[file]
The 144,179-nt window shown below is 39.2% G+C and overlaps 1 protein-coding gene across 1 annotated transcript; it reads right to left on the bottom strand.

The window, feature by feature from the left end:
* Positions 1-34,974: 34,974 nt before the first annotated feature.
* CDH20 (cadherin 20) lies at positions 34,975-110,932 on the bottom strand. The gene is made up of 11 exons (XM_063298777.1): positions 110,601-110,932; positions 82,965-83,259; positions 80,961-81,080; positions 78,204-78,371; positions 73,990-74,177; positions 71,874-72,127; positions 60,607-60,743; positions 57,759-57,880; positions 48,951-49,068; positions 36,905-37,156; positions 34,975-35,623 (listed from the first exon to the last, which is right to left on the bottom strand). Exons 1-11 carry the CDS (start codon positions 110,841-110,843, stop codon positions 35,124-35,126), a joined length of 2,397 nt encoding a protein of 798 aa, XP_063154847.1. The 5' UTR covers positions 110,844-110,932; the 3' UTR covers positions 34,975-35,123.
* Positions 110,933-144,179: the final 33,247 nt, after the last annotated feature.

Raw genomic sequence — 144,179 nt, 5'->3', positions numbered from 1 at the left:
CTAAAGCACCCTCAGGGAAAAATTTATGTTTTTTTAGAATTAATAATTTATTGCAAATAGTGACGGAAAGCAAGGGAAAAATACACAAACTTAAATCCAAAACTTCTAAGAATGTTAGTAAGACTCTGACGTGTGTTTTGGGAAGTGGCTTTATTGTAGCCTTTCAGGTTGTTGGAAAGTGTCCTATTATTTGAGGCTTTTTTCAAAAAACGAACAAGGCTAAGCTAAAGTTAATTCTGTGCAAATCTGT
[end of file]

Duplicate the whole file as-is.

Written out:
The 144,179-nt window shown below is 39.2% G+C and overlaps 1 protein-coding gene across 1 annotated transcript; it reads right to left on the bottom strand.

The window, feature by feature from the left end:
* Positions 1-34,974: 34,974 nt before the first annotated feature.
* CDH20 (cadherin 20) lies at positions 34,975-110,932 on the bottom strand. The gene is made up of 11 exons (XM_063298777.1): positions 110,601-110,932; positions 82,965-83,259; positions 80,961-81,080; positions 78,204-78,371; positions 73,990-74,177; positions 71,874-72,127; positions 60,607-60,743; positions 57,759-57,880; positions 48,951-49,068; positions 36,905-37,156; positions 34,975-35,623 (listed from the first exon to the last, which is right to left on the bottom strand). Exons 1-11 carry the CDS (start codon positions 110,841-110,843, stop codon positions 35,124-35,126), a joined length of 2,397 nt encoding a protein of 798 aa, XP_063154847.1. The 5' UTR covers positions 110,844-110,932; the 3' UTR covers positions 34,975-35,123.
* Positions 110,933-144,179: the final 33,247 nt, after the last annotated feature.

Raw genomic sequence — 144,179 nt, 5'->3', positions numbered from 1 at the left:
CTAAAGCACCCTCAGGGAAAAATTTATGTTTTTTTAGAATTAATAATTTATTGCAAATAGTGACGGAAAGCAAGGGAAAAATACACAAACTTAAATCCAAAACTTCTAAGAATGTTAGTAAGACTCTGACGTGTGTTTTGGGAAGTGGCTTTATTGTAGCCTTTCAGGTTGTTGGAAAGTGTCCTATTATTTGAGGCTTTTTTCAAAAAACGAACAAGGCTAAGCTAAAGTTAATTCTGTGCAAATCTGT